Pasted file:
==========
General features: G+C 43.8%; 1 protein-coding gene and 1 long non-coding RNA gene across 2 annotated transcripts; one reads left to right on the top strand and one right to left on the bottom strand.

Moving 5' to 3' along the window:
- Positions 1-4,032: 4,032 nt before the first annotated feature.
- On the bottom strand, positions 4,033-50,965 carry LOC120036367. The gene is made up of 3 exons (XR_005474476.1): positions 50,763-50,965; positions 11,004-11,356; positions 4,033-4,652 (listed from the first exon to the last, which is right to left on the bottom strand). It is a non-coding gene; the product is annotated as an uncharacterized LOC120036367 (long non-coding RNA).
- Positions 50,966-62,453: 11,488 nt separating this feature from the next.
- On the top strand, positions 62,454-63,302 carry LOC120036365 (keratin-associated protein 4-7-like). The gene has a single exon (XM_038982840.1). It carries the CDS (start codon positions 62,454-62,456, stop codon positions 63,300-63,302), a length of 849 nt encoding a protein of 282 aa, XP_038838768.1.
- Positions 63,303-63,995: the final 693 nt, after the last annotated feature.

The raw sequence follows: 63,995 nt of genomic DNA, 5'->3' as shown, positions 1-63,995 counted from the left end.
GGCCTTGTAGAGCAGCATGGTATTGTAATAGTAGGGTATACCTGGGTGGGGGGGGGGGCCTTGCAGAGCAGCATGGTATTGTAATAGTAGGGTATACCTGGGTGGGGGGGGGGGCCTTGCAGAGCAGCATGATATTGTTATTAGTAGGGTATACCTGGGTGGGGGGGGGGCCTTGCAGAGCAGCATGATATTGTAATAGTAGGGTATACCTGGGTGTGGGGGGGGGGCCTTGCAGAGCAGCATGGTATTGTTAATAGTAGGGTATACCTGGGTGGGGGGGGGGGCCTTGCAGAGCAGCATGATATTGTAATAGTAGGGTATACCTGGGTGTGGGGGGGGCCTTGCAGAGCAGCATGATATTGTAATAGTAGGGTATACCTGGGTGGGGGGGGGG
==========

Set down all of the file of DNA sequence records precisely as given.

General features: G+C 43.8%; 1 protein-coding gene and 1 long non-coding RNA gene across 2 annotated transcripts; one reads left to right on the top strand and one right to left on the bottom strand.

Moving 5' to 3' along the window:
- Positions 1-4,032: 4,032 nt before the first annotated feature.
- On the bottom strand, positions 4,033-50,965 carry LOC120036367. The gene is made up of 3 exons (XR_005474476.1): positions 50,763-50,965; positions 11,004-11,356; positions 4,033-4,652 (listed from the first exon to the last, which is right to left on the bottom strand). It is a non-coding gene; the product is annotated as an uncharacterized LOC120036367 (long non-coding RNA).
- Positions 50,966-62,453: 11,488 nt separating this feature from the next.
- On the top strand, positions 62,454-63,302 carry LOC120036365 (keratin-associated protein 4-7-like). The gene has a single exon (XM_038982840.1). It carries the CDS (start codon positions 62,454-62,456, stop codon positions 63,300-63,302), a length of 849 nt encoding a protein of 282 aa, XP_038838768.1.
- Positions 63,303-63,995: the final 693 nt, after the last annotated feature.

The raw sequence follows: 63,995 nt of genomic DNA, 5'->3' as shown, positions 1-63,995 counted from the left end.
GGCCTTGTAGAGCAGCATGGTATTGTAATAGTAGGGTATACCTGGGTGGGGGGGGGGGCCTTGCAGAGCAGCATGGTATTGTAATAGTAGGGTATACCTGGGTGGGGGGGGGGGCCTTGCAGAGCAGCATGATATTGTTATTAGTAGGGTATACCTGGGTGGGGGGGGGGCCTTGCAGAGCAGCATGATATTGTAATAGTAGGGTATACCTGGGTGTGGGGGGGGGGCCTTGCAGAGCAGCATGGTATTGTTAATAGTAGGGTATACCTGGGTGGGGGGGGGGGCCTTGCAGAGCAGCATGATATTGTAATAGTAGGGTATACCTGGGTGTGGGGGGGGCCTTGCAGAGCAGCATGATATTGTAATAGTAGGGTATACCTGGGTGGGGGGGGGG